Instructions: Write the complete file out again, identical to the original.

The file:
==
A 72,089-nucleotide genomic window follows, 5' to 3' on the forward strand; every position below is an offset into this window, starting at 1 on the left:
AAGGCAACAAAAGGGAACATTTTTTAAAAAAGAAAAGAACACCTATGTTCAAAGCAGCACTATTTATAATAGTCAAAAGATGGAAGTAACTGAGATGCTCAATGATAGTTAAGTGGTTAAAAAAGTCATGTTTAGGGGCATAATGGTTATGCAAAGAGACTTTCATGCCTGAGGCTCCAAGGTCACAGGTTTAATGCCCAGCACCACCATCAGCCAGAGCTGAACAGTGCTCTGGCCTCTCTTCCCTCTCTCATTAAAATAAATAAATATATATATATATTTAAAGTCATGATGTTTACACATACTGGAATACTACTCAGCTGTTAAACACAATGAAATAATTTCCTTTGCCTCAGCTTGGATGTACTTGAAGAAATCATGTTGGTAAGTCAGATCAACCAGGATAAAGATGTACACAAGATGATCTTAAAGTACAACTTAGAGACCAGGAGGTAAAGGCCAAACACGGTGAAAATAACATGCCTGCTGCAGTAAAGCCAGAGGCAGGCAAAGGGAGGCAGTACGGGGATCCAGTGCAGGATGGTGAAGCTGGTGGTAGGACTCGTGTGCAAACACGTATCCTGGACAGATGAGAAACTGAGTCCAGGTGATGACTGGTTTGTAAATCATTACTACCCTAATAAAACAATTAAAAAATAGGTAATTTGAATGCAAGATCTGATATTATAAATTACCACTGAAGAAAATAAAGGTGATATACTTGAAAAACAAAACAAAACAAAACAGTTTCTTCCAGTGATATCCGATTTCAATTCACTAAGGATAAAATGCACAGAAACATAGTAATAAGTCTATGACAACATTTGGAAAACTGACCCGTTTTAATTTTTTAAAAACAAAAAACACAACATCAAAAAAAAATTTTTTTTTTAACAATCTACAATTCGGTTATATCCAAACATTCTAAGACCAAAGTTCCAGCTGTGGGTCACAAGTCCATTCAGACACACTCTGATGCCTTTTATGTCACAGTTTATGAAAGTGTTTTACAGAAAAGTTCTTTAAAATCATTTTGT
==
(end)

A 72,089-nucleotide genomic window follows, 5' to 3' on the forward strand; every position below is an offset into this window, starting at 1 on the left:
AAGGCAACAAAAGGGAACATTTTTTAAAAAAGAAAAGAACACCTATGTTCAAAGCAGCACTATTTATAATAGTCAAAAGATGGAAGTAACTGAGATGCTCAATGATAGTTAAGTGGTTAAAAAAGTCATGTTTAGGGGCATAATGGTTATGCAAAGAGACTTTCATGCCTGAGGCTCCAAGGTCACAGGTTTAATGCCCAGCACCACCATCAGCCAGAGCTGAACAGTGCTCTGGCCTCTCTTCCCTCTCTCATTAAAATAAATAAATATATATATATATTTAAAGTCATGATGTTTACACATACTGGAATACTACTCAGCTGTTAAACACAATGAAATAATTTCCTTTGCCTCAGCTTGGATGTACTTGAAGAAATCATGTTGGTAAGTCAGATCAACCAGGATAAAGATGTACACAAGATGATCTTAAAGTACAACTTAGAGACCAGGAGGTAAAGGCCAAACACGGTGAAAATAACATGCCTGCTGCAGTAAAGCCAGAGGCAGGCAAAGGGAGGCAGTACGGGGATCCAGTGCAGGATGGTGAAGCTGGTGGTAGGACTCGTGTGCAAACACGTATCCTGGACAGATGAGAAACTGAGTCCAGGTGATGACTGGTTTGTAAATCATTACTACCCTAATAAAACAATTAAAAAATAGGTAATTTGAATGCAAGATCTGATATTATAAATTACCACTGAAGAAAATAAAGGTGATATACTTGAAAAACAAAACAAAACAAAACAGTTTCTTCCAGTGATATCCGATTTCAATTCACTAAGGATAAAATGCACAGAAACATAGTAATAAGTCTATGACAACATTTGGAAAACTGACCCGTTTTAATTTTTTAAAAACAAAAAACACAACATCAAAAAAAAATTTTTTTTTTAACAATCTACAATTCGGTTATATCCAAACATTCTAAGACCAAAGTTCCAGCTGTGGGTCACAAGTCCATTCAGACACACTCTGATGCCTTTTATGTCACAGTTTATGAAAGTGTTTTACAGAAAAGTTCTTTAAAATCATTTTGT